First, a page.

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Catalogue Essay
‘Dreaming on Foot’
in Henry Hudson: nothing sticks to nothing
Published by Hannah Barry Gallery


Written on the occassion of nothing sticks to nothing, a solo presentation of six new paintings by British artist Henry Hudson at Hannah Barry Gallery (31 January - 16 March 2019). 

The new cycle of works were the first in his career to use a combination of encaustic wax with plasticine and were shown with a large-scale, custom-fitted Scagliola floor designed by the artist, providing a scenography and stage for an accompanying performance programme including artists Luchinda Chua, Jack Warne (Gaunt) and Olivia Parkes, Rachel Allen, and William Rees (Mystery Jets). 

In response to the exhibition, an accompanying catalgoue was produced featuring essays from myself and Ruth Pilston, an interview with madFaber and new poetry from Rachel Allen. 



Edition of 200
Designed by Niall Reynolds
Published by Hannah Barry Gallery
Printed in London, 2019
︎︎︎Exhibition Images
︎︎︎Publication PDF

Extract —


    “Left to his solitary expedition, Herzog dovetails through a prolonged of state of “dreaming on foot”, merging his fictional thoughts with the landscape around him: apparitions of war and eccentric characters weld to the snow-laced foliage of the Black Forest, the Rhine and the Seine; a style of writing which found its precedent in the obscure visions of J. G. Ballard’s schizophrenic doctor (variably known as Talbert, Traven, Travis or Talbot), whose surrounding milieu in The Atrocity Exhibition (1970) invades and splinters his mind into a series of hybrid psychological landscapes—part reality, part fiction. As Herzog himself notes of his wilderness, “Only if this were a film would I consider it real. Truth itself wanders through the forests.”

    In the same way that the twisted landscapes of Ballard and Herzog came to embody their own truth, the essence of Henry Hudson’s show lies in the liminal space between object and subject; exterior and interior, inspired as much by their emphasis on the ouroboros nature of inner and outer landscapes as he is the psychology of walking itself, its positive effects on mental health and psychic wellbeing. It is in a way the show’s greatest inspiration: the nature of walking and its relationship to recovery and overcoming. Its paintings are hung curiously low, as if you were really walking amongst them—lost in the forest. Henry himself spends an hour everyday walking through London’s parks. For him—like many—it is an important ritual.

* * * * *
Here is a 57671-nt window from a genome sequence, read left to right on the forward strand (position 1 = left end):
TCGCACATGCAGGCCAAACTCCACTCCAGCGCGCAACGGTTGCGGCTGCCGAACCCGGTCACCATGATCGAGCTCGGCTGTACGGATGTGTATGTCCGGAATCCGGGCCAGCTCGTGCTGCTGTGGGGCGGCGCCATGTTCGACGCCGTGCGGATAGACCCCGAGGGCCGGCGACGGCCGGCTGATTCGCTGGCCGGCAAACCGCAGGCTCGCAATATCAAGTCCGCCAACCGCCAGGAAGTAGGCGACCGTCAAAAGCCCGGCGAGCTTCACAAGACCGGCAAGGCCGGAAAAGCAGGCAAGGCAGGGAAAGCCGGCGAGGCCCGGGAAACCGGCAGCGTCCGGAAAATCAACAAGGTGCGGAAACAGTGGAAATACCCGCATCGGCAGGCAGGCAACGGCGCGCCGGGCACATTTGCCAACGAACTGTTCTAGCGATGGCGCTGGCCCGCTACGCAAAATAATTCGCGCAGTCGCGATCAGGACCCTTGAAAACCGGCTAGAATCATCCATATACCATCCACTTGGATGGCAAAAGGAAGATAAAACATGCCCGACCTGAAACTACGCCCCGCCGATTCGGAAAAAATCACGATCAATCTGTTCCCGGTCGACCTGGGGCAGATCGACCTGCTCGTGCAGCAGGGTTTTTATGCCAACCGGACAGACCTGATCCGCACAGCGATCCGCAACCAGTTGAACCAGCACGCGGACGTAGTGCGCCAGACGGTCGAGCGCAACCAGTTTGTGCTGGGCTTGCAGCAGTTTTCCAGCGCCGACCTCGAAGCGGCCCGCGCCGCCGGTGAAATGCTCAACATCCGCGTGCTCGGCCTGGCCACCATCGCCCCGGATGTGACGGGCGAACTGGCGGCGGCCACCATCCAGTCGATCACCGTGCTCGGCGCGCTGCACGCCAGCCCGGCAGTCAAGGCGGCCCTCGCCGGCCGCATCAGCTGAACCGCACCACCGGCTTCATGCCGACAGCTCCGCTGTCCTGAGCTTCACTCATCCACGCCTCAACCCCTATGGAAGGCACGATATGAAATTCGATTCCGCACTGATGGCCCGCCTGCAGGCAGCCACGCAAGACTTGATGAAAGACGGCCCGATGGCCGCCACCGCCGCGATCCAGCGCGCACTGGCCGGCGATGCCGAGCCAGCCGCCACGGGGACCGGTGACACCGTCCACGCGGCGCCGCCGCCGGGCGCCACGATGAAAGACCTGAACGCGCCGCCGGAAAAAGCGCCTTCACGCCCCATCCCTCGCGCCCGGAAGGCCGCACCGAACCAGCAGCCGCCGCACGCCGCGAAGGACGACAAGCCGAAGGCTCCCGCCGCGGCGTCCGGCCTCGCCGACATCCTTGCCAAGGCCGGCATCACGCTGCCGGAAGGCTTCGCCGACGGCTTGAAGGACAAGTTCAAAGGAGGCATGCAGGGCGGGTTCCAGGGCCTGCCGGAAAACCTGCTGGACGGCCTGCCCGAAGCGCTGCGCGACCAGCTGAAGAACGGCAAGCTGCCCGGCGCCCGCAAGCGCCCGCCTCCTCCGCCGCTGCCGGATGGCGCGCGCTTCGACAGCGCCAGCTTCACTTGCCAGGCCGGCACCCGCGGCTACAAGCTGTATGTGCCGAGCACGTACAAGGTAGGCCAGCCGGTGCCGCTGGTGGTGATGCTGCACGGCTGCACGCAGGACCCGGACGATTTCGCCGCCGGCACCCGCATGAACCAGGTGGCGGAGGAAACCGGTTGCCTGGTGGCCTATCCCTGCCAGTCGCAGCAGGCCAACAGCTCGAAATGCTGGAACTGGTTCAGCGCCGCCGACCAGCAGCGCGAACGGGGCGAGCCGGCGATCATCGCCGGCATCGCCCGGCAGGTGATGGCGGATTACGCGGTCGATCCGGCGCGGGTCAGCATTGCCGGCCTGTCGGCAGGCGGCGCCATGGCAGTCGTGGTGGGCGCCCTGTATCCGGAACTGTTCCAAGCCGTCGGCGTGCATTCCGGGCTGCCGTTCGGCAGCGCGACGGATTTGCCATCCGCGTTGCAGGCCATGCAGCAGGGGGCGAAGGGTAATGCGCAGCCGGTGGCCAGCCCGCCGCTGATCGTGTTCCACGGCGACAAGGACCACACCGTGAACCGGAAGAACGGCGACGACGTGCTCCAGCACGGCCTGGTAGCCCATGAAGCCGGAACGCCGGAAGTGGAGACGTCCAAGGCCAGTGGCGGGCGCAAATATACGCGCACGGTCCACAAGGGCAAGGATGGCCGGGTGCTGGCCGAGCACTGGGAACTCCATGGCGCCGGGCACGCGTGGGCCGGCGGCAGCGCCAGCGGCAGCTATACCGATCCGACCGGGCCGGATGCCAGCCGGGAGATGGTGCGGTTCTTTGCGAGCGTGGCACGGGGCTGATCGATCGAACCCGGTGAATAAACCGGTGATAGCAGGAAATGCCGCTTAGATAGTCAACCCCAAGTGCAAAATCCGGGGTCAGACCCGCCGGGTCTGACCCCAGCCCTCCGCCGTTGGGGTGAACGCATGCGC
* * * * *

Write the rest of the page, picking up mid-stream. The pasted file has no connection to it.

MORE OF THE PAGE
Devoid of a clear protagonist, the paintings exhibited in nothing sticks to nothing bleed onto the scagliola floor. Their aura is diffused in the room like the echo of a birdsong after dark - fluttering between the cold skin of the trees and the mind of its beholder. Walking around the exhibition, one can’t help but feel a close affinity to the words of Werner Herzog: as if one were “dreaming on foot.” Looming forth from its glacial miasma, forgotten faces appear like apparitions from a fog of ice, as if one had stared too long in the reflection of a frozen mirror. Curlicules of magenta, orange and violet transform the horizon into a single, rapturous beacon of faith. One so compelling and absorbing that those who enter its realm, much like a dream, scarcely remember how they got there. A dream that is so immediate, urgent and real, that even nothing sticks to nothing.”


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